Serum protein loss in kidney disease can raise hydrostatic pressure, causing fluid retention in the subretinal space that can lead to DME, the researchers posited.

Serum protein loss in kidney disease can raise hydrostatic pressure, causing fluid retention in the subretinal space that can lead to DME, the researchers posited. Photo: Jarett Mazzarella, OD. Click image to enlarge.

Editor’s Note: As part of our “Year in Review” retrospective, we’ve selected the top 30 news stories of the year and are re-sharing them as we close out 2022. Follow along as we count down to number 1!

This story was originally published on December 16, 2022. 

No. 6 biggest news story of 2022:

While diabetic macular edema comes (DME) with the risk of developing subretinal fluid (SRF), the association between DME, abnormal renal profiles and development of SRF is less well explored. One new study examined just that, looking at potential risk factors for fluid development and linking it with renal function, since diabetic kidney disease and DME may share similar microvascular pathophysiology.

The retrospective study included 66 DME patients and the researchers evaluated systemic and renal parameters along with ocular factors. Systemic parameters included hypertension, glycosylated hemoglobin, serum fasting glucose diabetic kidney disease and others. Renal parameters included serum albumin, albuminuria and estimated glomerular filtration rate. OCT measured for things like central subretinal fluid thickness and presence of SRF.

Main findings from the research included a higher albuminuria level association with the presence of SRF in DME patients and lower serum albumin levels associated with an increase in SRF thickness.

In line with these results, the researchers suggest that “diabetic kidney disease plays an important role in the occurrence of SRF in DME.” They additionally mention that higher albuminuria had a better association with SRF presence than HbA1c levels, but that both were in fact important risk factors when determining SRF presence. Even further, serum albumin was not significantly different between patients with and without SRF.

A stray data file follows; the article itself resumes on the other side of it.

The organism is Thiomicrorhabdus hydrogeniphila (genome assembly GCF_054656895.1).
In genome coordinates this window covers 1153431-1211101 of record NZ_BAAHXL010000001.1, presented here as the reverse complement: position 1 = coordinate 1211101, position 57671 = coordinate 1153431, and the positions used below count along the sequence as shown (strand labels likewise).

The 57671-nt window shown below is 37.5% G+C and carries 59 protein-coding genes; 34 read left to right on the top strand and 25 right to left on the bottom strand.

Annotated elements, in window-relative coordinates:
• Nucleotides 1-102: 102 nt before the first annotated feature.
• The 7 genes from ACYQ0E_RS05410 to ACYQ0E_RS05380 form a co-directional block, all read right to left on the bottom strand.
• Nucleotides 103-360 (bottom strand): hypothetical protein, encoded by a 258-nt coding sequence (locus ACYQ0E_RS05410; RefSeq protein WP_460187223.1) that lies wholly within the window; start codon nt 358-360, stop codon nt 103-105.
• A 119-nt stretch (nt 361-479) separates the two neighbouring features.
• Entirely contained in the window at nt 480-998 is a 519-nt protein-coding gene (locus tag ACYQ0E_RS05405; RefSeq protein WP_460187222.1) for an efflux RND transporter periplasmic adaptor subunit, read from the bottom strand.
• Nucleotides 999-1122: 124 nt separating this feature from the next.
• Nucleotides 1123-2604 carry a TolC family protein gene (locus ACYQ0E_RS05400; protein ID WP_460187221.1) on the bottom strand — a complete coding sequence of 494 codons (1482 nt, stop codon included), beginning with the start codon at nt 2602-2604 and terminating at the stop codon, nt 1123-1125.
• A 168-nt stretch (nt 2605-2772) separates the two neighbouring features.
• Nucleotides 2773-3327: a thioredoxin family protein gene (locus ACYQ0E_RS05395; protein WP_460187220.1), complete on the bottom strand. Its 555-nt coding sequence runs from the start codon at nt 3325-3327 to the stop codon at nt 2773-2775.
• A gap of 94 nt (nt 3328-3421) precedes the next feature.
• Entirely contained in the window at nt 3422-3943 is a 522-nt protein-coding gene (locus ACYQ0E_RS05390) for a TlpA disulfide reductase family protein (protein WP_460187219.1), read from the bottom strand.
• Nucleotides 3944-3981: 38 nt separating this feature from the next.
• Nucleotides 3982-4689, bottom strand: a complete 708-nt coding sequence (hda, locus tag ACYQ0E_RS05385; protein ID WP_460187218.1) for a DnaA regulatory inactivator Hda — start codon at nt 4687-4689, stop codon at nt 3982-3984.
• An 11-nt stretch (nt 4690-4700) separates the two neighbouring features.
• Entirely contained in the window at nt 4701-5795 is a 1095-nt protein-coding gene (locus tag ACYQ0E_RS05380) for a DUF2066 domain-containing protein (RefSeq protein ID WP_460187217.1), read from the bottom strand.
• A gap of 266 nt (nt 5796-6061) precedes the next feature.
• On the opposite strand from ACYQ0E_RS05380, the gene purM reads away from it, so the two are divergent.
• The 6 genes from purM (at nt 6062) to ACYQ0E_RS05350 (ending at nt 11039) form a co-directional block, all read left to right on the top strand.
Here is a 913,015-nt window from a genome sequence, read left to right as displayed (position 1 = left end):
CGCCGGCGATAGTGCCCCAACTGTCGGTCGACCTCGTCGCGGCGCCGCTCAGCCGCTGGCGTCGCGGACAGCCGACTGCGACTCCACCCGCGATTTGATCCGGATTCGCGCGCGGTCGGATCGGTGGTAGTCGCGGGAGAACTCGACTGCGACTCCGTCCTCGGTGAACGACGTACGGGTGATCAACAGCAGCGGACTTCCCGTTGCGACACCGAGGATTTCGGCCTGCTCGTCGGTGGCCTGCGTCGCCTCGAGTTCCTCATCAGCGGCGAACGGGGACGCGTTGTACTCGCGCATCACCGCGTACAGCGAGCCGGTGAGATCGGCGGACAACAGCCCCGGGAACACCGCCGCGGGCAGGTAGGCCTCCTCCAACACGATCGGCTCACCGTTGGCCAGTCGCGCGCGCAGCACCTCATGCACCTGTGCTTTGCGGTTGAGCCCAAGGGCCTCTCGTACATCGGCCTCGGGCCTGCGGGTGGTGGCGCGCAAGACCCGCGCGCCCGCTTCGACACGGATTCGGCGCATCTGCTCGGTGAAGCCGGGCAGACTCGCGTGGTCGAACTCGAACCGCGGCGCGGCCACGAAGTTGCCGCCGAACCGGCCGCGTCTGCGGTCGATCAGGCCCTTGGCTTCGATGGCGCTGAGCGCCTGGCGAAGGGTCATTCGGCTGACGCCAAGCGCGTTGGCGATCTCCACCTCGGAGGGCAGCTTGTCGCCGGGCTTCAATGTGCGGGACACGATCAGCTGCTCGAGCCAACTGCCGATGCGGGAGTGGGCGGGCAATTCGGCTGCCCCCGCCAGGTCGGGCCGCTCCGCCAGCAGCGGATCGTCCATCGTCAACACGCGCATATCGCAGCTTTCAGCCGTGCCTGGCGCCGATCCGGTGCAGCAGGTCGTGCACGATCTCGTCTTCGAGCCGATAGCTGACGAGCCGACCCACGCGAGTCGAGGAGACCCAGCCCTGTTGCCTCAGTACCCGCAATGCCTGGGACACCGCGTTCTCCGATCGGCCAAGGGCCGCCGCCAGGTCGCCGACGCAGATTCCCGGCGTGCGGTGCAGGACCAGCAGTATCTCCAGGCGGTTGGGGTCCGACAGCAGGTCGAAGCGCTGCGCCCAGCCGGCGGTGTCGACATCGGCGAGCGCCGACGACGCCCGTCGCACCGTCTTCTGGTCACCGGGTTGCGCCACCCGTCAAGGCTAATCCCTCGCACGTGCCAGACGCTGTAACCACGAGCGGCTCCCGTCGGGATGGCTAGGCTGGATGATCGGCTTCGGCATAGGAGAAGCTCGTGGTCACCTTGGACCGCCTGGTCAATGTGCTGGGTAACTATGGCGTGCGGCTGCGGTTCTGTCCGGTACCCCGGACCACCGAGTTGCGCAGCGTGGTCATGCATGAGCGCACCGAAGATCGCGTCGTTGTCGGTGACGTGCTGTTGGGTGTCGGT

As for why an observed negative correlation was observed between SRF severity and serum albumin levels, the researchers postulate that the connection might be due to a shared pathogenic mechanism between the kidney (albuminuria) and the eye (SRF), that being vascular hyperpermeability.

As pressure gradients determine fluid movement, lower intravascular osmotic pressure and higher hydrostatic pressure may result from marked protein loss seen in advanced proteinuria. As such, fluid retention of the subretinal space would occur, and in early stages, increased albumin molecule production in the liver would serve as a compensatory mechanism for deficits of serum albumin. At later stages, though, the serum deficits that could not be compensated for could be associated with the observed SRF thickness.

The researchers believe fluid leakage from choroidal vessels may be more prone to patients with albuminuria, as well as a damaged retinal pigment epithelium, leading to the SRF seen in DME.

Finally, they point out that a lower HbA1c level was more likely to result in SRF, contrary to what some might think. This may be due to an early worsening effect caused by rapid HbA1c level reduction.

Because of the apparent connection between DME and renal capacity, the authors of the study advise that “screening for SRF in DME in all patients with diabetic kidney disease should be emphasized” and screening “patients with higher albuminuria and lower serum albumin levels should be routinely performed.”

Zhang X, Hao X, Wang L, Xie L. Association of abnormal renal profiles with subretinal fluid in diabetic macular edema. J Opthalmol. December 13, 2022. [Epub ahead of print].